Minister says he has ‘no idea’ how Robert Jenrick ended up sat next to property developers at fundraiser

Housing secretary Robert Jenrick... tells MPs why he pushed through Westferry scheme. Picture: Aaron

Housing secretary Robert Jenrick... tells MPs why he pushed through Westferry scheme. Picture: Aaron Chown/PA - Credit: PA

A minister has claimed he had 'no idea' how a Tory donor and property developers ended up seated next to the housing secretary at a Conservative Party dinner, shortly before approving the development of 1,500 homes that was said to be worth £1 billion.

The Westferry Printworks redevelopment scheme in east London was controversially approved in January by housing minister Robert Jenrick against the recommendation of a planning inspector, although the decision has since been reversed after legal action by Tower Hamlets Council - which had voiced concerns over the size of the development when the plans were first submitted in 2018.

In a statement in May, the local authority said the 'timing of the decision appeared to show bias' by the cabinet minister as it was made a day before new infrastructure charges came into force, allowing the developer - former Daily Express owner Richard Desmond's Northern and Shell firm - to avoid paying between £30 million and £50 million extra to the council.

Labour has accused Jenrick of making the decision after he dined with Desmond 'at a glitzy fundraising dinner', and called on the minister to answer an urgent question in the House of Commons.

But instead he sent a junior minister to respond to the opposition's concerns.


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Labour's Tanmanjeet Singh Dhesi asked: 'Did major Tory Party donor Mr Desmond ask to sit next to (Jenrick) at the Conservative party dinner on the table where, by a mere coincidence according to accounts, was seated other developers involved in the scheme?

'Mr Desmond himself has admitted that they discussed the scheme over dinner but (Mr Jenrick) says they didn't. So I'll ask (Pincher), who out of the two is misleading the British people?'

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Housing minister Chris Pincher responded: '(Jenrick) has been absolutely clear - the applicant raised the issue of Westferry with him at that dinner. (Jenrick) made it absolutely clear that he could not discuss planning matters, that he would not discuss that planning matter and the issue was closed.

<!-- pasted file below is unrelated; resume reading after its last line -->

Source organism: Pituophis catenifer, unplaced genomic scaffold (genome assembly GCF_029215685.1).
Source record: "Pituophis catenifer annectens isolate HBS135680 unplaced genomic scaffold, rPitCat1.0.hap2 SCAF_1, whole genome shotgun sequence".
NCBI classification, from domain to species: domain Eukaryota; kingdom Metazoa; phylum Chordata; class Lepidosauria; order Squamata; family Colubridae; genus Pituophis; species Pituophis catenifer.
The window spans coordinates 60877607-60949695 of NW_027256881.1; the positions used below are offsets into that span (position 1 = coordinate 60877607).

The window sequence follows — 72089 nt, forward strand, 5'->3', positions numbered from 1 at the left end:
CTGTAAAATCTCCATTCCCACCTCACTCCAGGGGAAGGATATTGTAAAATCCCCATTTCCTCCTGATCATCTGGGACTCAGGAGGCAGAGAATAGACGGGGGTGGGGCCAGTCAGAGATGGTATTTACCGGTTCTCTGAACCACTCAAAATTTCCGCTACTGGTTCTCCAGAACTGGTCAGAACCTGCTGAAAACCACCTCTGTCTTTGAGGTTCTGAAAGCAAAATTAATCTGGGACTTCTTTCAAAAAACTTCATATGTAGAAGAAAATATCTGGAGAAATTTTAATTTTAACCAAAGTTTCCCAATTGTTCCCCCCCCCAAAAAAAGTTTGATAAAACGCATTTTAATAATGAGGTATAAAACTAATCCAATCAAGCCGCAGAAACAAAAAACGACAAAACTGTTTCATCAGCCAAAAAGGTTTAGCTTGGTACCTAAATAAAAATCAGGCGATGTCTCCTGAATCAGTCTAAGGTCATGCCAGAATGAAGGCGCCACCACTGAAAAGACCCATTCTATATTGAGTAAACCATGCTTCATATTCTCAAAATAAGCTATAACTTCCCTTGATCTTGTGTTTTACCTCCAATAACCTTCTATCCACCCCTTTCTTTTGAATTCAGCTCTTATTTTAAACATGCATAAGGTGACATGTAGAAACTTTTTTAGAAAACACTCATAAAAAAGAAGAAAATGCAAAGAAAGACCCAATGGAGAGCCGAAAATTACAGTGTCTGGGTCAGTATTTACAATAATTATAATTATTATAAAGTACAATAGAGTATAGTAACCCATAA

'I have no idea what Mr Desmond asked for at that dinner, where he wished to be seated or whom made the decision where he was seated, and the reason why is because ministers in my department and others do not know what donations or funds are being spent by donors on political parties.

'There is a firewall quite properly between the two.'

Shadow communities minister Steve Reed said Jenrick must answer questions about his unlawful decision, and said he must publish all correspondences he had in relation to the decision.

He told MPs: 'By an astonishing coincidence, just two weeks after the secretary of state took his decision Mr Desmond made a generous donation of £12,000 to the Conservative party.

'This sequence of events raises grave concerns about cash for favours.

'If he wants to restore trust, the Secretary of State must immediately publish all documents and all correspondence related to this decision.

'The public needs reassurance that the integrity of the planning process cannot be auctioned off at Conservative Party fundraising dinners.'

But while Pincher had 'no idea' about many of the other arrangements, he insisted that a donation in relation to the Westferry permission was not discussed at the dinner.

He said: 'He (Jenrick) has been very clear about his involvement with the applicant. I don't think there is any further that needs to be added.

'The applicant, I think, has paid for tickets to a Conservative Party event, that is apparently where the funds came from.

'Ministers have no knowledge of funds which are provided to political parties through donations or through payment for tickets - these are spendings made by donors which go to parties of all persuasions. They are declared in the proper and usual way.

'None of this is known to ministers, none of it is discussed by ministers, it certainly wasn't discussed on this occasion.'

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